In 1993, after less than two years as proprietor, Mr. Gilmore, for personal reason, found himself unable to remain in Crewkerne, and in the autumn of that year he conveyed the freehold of the George to Frank and Lina Joyce. The Joyce’s marriage was subsequently dissolved, and the proprietorship rests presently with Frank Joyce. Mr. Joyce is a sandy-haired man, slightly below medium height and build, and with long experience in catering; much of it gained as a steward on ocean liners plying to and from South Africa. Over his time as landlord he has taken a particular interest in raising, through training courses and other methods, the professional standards of the George’s catering and other personnel.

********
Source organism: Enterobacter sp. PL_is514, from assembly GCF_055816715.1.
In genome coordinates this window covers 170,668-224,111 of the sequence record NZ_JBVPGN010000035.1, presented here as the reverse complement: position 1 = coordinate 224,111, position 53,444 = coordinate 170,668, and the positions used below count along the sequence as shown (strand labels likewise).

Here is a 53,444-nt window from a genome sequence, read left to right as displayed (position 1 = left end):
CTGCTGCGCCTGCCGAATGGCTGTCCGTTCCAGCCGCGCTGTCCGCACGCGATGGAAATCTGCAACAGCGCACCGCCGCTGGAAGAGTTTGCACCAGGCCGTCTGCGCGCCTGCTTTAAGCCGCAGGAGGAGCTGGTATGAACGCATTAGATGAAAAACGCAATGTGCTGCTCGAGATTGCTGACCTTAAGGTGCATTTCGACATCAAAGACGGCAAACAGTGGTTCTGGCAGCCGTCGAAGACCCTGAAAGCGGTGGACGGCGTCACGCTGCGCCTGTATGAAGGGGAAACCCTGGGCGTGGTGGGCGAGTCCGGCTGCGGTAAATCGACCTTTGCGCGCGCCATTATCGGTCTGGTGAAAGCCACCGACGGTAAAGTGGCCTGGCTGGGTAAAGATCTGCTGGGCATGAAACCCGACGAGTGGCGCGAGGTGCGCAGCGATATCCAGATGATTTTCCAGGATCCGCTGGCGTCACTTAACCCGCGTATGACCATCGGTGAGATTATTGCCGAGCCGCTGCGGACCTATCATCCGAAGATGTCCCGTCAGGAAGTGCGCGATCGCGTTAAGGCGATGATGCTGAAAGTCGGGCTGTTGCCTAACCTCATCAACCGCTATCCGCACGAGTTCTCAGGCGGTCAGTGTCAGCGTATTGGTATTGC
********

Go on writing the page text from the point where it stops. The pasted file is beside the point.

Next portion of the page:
The work begun under Gary Gilmore of restoring the George continued with the Joyce management. Several internal rearrangements, particularly in relation to the restaurant and kitchen, were undertaken, and attention given to the exterior fabric. The presentation of the George Hotel frontage was refurbished, the work having been facilitated and completed with the final disappearance of the former unfortunate sign.
Frank Joyce has now (2015) been been landlord of the George for 21 years, thus tying him with H.J. Coston for second place in the George proprietorship stakes, topped only the 30-plus year nineteenth century tenure of the redoubtable William Marsh.